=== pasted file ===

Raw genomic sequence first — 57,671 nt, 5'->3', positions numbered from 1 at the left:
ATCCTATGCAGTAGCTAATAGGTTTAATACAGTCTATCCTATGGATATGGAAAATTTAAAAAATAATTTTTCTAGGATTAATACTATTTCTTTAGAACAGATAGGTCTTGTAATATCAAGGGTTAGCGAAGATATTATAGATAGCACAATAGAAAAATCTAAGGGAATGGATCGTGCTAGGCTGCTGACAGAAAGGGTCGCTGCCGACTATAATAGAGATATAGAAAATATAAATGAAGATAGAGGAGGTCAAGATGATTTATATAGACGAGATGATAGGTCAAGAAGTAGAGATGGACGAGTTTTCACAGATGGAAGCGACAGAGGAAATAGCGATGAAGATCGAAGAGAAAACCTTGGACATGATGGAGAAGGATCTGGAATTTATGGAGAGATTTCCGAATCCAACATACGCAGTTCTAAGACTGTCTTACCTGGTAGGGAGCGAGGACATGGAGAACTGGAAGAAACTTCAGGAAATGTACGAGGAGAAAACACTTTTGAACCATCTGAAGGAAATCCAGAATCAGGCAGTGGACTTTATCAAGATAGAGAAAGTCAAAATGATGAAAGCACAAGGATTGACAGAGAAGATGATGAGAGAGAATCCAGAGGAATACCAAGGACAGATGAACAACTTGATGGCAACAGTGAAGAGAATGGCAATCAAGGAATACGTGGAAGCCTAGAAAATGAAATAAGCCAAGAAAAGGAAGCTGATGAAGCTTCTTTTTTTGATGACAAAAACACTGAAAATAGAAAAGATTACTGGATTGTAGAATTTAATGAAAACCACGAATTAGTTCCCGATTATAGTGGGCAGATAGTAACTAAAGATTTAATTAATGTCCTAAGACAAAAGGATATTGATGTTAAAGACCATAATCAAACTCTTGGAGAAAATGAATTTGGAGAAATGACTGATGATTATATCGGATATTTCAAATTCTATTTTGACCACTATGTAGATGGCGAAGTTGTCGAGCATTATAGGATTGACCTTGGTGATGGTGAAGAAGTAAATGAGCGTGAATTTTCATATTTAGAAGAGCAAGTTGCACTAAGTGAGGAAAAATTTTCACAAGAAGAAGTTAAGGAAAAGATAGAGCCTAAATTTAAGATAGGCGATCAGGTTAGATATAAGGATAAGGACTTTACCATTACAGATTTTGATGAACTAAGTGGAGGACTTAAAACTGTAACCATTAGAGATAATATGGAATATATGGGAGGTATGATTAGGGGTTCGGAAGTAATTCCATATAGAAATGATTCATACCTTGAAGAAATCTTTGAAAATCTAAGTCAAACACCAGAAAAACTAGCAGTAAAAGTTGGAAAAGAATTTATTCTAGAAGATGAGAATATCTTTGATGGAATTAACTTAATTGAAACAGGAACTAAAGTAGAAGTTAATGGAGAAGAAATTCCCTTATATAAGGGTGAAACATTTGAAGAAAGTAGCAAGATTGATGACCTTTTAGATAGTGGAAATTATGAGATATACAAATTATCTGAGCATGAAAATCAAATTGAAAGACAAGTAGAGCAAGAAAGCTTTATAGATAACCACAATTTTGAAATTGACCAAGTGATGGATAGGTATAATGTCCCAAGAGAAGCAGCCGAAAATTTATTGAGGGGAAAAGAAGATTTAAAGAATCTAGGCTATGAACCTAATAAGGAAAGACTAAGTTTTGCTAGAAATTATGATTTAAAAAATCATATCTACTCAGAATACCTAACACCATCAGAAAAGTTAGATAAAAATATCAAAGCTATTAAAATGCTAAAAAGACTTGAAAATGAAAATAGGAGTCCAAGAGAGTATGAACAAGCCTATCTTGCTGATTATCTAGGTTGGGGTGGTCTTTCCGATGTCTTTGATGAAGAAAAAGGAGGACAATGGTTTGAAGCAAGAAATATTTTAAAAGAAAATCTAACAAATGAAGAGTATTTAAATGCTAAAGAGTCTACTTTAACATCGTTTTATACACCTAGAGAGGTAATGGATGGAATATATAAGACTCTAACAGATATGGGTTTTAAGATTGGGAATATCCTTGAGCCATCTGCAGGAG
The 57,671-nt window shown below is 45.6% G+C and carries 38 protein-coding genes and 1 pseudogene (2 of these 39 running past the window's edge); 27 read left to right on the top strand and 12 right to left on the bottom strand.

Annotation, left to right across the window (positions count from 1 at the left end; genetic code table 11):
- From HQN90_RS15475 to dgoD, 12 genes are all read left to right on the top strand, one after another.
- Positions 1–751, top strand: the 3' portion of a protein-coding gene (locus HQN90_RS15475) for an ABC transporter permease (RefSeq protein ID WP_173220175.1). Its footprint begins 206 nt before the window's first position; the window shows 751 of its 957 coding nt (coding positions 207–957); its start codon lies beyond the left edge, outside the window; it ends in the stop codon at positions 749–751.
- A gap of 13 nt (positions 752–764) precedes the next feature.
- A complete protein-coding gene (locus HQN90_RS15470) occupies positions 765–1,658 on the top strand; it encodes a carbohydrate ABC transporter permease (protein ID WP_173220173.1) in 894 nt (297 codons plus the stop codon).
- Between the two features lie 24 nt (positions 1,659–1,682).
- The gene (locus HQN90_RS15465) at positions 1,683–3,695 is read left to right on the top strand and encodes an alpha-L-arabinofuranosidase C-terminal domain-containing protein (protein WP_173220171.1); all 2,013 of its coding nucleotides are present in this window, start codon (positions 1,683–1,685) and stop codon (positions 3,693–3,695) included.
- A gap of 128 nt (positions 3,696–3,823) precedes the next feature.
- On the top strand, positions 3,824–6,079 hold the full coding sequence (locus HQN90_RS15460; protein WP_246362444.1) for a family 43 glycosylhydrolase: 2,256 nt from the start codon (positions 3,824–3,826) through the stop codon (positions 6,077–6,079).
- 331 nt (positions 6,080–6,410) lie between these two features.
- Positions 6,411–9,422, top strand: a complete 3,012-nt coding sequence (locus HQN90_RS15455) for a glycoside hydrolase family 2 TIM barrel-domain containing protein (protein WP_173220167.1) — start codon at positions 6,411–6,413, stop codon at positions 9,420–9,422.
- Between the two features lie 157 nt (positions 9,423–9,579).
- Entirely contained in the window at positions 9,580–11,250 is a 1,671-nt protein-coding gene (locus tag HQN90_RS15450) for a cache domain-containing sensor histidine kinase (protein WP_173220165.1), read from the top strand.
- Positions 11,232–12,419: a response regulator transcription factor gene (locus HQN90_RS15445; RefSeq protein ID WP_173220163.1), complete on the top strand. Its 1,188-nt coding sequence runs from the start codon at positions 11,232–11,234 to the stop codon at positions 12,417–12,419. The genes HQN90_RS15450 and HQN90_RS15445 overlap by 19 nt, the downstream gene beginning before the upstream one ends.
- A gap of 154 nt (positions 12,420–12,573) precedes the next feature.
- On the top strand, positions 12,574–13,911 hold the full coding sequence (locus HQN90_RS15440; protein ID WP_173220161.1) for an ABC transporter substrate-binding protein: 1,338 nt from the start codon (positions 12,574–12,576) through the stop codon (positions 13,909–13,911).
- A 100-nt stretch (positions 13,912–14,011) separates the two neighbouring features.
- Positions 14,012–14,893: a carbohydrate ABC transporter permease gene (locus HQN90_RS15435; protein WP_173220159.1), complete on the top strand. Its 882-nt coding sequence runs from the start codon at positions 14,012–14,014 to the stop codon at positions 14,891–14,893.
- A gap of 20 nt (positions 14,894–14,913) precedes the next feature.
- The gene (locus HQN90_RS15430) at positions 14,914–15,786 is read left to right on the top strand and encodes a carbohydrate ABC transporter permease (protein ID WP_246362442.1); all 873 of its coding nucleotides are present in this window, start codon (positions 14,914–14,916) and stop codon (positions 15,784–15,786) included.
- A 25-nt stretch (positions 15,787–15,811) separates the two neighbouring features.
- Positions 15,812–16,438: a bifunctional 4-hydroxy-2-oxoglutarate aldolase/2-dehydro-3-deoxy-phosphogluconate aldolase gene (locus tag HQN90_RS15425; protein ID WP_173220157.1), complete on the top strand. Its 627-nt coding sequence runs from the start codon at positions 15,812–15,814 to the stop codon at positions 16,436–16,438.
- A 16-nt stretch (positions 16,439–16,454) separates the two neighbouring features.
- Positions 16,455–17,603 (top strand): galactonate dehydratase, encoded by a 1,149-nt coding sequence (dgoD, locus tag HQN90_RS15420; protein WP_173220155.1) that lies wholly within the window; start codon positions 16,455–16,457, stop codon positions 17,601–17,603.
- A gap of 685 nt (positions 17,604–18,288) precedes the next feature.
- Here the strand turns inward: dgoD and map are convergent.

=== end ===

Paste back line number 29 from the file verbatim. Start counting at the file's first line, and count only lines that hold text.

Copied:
- Here the strand turns inward: dgoD and map are convergent.